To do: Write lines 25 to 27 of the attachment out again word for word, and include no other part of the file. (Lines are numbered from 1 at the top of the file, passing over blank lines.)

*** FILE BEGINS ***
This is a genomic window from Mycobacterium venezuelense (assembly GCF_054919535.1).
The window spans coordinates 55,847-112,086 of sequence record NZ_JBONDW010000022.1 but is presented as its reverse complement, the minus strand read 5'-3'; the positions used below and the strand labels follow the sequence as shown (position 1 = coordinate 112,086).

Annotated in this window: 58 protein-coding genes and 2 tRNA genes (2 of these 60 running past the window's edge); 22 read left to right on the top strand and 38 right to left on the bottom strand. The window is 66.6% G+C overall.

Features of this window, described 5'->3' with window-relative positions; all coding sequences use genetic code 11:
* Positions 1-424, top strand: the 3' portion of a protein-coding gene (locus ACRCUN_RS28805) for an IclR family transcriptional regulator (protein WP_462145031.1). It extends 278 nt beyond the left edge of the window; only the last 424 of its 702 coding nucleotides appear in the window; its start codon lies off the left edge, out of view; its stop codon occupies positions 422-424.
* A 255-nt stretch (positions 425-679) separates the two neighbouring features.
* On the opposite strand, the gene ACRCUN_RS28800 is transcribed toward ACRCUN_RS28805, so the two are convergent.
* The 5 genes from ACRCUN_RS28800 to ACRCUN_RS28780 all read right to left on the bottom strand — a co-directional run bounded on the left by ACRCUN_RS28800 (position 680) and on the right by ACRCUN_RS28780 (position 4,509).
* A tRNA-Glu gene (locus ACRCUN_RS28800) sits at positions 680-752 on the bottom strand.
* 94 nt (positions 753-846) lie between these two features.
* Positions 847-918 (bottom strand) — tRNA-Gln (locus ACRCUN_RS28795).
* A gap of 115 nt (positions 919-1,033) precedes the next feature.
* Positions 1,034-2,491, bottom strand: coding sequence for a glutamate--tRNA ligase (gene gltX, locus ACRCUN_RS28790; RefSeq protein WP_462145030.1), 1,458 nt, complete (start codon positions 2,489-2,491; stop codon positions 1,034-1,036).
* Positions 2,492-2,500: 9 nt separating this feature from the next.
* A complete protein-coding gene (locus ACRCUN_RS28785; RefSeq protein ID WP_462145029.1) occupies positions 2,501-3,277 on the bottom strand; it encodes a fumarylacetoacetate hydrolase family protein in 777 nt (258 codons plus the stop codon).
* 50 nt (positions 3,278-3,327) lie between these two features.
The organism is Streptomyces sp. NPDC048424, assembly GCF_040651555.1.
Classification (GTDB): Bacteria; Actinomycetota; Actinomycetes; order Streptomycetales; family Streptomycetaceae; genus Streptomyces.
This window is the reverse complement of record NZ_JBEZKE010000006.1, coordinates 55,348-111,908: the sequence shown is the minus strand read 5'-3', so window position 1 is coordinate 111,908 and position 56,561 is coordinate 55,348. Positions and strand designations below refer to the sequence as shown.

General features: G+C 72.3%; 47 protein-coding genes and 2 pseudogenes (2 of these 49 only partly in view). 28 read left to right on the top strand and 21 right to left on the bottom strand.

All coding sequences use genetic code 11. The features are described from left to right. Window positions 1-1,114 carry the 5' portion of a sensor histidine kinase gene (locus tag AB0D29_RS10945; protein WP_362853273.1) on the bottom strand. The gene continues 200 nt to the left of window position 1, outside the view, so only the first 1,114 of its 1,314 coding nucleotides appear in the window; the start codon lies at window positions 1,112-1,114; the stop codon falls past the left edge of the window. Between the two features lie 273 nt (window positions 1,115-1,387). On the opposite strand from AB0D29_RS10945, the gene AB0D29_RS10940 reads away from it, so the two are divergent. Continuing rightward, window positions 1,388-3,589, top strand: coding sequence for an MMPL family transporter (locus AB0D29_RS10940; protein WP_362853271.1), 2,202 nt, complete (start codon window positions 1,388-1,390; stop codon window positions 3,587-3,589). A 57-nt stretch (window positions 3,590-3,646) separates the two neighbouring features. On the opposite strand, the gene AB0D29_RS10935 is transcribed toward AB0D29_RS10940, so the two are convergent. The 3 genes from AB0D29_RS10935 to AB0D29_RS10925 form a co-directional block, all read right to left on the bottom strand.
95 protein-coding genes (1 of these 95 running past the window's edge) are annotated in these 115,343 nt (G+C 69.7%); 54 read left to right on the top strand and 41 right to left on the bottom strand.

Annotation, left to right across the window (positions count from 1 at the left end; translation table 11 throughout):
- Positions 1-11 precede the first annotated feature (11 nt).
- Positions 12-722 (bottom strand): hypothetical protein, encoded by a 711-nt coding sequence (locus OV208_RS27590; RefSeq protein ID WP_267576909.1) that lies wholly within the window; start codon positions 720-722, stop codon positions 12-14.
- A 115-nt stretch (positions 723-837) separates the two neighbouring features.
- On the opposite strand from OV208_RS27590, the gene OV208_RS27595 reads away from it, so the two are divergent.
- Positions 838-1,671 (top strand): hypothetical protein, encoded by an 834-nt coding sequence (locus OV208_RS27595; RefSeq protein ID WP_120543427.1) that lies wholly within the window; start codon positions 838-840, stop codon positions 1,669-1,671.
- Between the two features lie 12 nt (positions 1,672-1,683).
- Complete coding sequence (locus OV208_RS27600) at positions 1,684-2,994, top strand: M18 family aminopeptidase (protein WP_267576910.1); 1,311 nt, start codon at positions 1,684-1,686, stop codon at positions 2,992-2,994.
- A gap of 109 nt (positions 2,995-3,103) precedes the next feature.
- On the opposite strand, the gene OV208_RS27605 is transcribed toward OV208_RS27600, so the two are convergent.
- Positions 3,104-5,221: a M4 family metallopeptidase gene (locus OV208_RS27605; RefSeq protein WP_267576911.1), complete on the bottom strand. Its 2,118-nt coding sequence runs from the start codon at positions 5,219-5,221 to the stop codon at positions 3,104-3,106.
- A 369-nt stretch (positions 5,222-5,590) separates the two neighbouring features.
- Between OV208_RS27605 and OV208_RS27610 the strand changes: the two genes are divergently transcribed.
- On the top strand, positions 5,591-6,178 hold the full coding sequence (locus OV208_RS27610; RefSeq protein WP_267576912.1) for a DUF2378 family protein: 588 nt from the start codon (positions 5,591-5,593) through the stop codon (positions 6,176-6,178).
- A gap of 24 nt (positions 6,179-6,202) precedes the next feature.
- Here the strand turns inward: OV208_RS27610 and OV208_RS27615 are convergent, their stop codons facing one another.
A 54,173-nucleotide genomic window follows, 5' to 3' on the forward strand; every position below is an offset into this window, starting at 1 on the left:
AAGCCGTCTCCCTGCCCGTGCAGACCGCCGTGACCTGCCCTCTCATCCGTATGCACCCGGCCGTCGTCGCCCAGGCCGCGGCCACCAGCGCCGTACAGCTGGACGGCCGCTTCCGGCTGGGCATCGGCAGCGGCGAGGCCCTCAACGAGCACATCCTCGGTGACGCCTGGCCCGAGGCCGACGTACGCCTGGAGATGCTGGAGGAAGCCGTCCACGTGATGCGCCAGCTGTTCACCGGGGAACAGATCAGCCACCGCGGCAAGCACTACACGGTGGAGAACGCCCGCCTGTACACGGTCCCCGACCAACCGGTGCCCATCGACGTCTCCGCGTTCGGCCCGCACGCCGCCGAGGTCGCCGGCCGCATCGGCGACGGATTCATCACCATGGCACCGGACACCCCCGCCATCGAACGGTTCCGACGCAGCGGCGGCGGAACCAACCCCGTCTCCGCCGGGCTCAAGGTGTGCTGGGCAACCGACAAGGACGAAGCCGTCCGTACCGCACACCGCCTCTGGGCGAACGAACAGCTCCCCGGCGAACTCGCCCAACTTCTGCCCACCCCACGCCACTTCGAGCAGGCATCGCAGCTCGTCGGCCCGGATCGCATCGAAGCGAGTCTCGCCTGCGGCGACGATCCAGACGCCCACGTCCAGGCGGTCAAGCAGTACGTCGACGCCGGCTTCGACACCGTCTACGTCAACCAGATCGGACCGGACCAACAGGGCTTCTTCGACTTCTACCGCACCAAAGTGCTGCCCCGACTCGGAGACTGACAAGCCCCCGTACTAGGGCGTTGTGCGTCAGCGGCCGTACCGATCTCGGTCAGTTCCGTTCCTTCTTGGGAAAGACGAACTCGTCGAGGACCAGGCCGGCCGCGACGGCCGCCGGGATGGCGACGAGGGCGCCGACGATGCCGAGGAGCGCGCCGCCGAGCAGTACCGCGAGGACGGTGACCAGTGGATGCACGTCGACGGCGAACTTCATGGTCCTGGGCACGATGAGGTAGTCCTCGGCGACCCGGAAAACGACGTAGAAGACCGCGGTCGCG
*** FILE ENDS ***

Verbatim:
- Positions 12-722 (bottom strand): hypothetical protein, encoded by a 711-nt coding sequence (locus OV208_RS27590; RefSeq protein ID WP_267576909.1) that lies wholly within the window; start codon positions 720-722, stop codon positions 12-14.
- A 115-nt stretch (positions 723-837) separates the two neighbouring features.
- On the opposite strand from OV208_RS27590, the gene OV208_RS27595 reads away from it, so the two are divergent.